A little while ago Howl attended a British Mammal Workshop, a two-day course providing a fantastic opportunity for young naturalists to discover the elusive and oft-neglect world of British mammals. This fantastic opportunity was run by A Focus on Nature, a small committee of young conservationists and one individual, Peter Cooper took on the role of organising this workshop. As soon as I saw this opportunity I was quick to sign up and was looking forward to enhancing my knowledge through the various talks, workshops and direct contact with both captive and wild animals.
The workshop took place at a Devon-based farm and wildlife photography centre, owned by Derek Gow, a renowned conservationist and principal ecologist at the Derek Gow consultancy. He has been involved in mammal conservation projects since the early 90’s, specialising in water vole ecology and also showing huge enthusiasm for the reintroduction of the European beaver in the UK. He advised on the reintroduction of beavers at knapdale and you can read about my experiences with this project here.
The workshop kicked off to a great start with a warm cup of tea and plenty of biscuits! More importantly we were given a vital induction, which looked at the history of British mammal species. There was a particular focus on human intervention and the extirpation of species, such as the wolf and lynx. Focus was also placed on recent reintroduction projects and trials, such as the beaver and wild boar and the struggles that accompany these efforts.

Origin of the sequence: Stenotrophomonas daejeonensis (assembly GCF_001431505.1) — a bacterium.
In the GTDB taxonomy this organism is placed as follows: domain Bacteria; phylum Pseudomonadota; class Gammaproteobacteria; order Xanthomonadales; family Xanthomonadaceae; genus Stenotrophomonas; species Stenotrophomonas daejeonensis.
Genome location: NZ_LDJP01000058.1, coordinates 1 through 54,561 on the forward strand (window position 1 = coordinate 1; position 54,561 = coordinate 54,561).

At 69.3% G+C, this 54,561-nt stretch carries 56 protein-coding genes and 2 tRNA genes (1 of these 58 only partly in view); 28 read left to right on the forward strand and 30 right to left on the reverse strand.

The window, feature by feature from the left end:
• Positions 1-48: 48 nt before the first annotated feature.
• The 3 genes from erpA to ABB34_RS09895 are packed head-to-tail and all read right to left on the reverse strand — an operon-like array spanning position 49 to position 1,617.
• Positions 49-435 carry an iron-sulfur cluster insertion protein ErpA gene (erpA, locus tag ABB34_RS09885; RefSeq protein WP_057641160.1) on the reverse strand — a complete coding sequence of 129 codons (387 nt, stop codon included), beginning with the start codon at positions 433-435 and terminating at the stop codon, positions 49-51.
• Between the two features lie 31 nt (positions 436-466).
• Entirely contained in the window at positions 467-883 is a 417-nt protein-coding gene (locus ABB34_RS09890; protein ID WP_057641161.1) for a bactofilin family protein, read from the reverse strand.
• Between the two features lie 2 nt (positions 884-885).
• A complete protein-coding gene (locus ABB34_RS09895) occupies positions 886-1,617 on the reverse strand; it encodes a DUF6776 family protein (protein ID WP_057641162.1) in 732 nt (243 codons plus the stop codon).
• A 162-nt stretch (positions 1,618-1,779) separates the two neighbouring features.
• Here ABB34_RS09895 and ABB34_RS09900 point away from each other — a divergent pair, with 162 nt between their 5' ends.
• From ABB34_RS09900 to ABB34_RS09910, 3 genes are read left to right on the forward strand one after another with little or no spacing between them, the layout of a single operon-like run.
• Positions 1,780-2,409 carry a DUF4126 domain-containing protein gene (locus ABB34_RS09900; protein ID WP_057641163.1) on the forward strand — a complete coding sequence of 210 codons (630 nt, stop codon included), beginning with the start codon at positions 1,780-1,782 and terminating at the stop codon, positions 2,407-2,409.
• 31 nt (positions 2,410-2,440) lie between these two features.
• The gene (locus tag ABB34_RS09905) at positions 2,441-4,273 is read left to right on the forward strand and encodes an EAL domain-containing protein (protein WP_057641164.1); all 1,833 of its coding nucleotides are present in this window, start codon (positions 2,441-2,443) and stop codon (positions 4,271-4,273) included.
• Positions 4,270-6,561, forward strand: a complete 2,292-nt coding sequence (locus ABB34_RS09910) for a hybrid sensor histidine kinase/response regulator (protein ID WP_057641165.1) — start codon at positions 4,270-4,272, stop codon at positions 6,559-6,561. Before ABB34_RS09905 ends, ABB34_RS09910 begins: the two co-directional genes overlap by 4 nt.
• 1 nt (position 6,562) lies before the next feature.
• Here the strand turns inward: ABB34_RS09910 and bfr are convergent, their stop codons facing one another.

Following the induction, the group was quick to get stuck in to preparing 50 small mammal traps. We learned the importance of making sure everything was just right inside each trap to ensure that once a species was caught, it was warm, comfortable and fed. We stuffed each trap with plenty of hay and a small amount of cotton wool to keep them warm and dry, along with a little bit of food to act as temptation. The set menu for the herbivores consisted of an oat mix accompanied by a juicy slice of apple, whereas the carnivores were treated to a not so juicy serving of cat food. Bon Appétit!
With the traps prepared, we split off into small groups to maximise the survey area and each chose a location that we deemed suitable mammal habitat. I chose to place mine along the woodland edges, one tucked in amongst the brambles and the other at an edge where there was a nice patch of grassland. With 50 traps placed, it was time to leave them overnight and head off to catch a glimpse of some beavers!
We entered the large enclosure and it certainly did not take long to notice their presence. As I looked around I started to notice some rather neat, albeit large chunks missing from fence posts and some well-defined trails through the long grass. We arrived a little too early to observe any emerging from their lodges, but Derek distracted us with an interesting discussion about the reintroduction of this species and allowed us to handle the skull and pelt of a beaver. As the evening crept upon us, it was time to head back into the warm, where homemade lasagne was waiting on the table!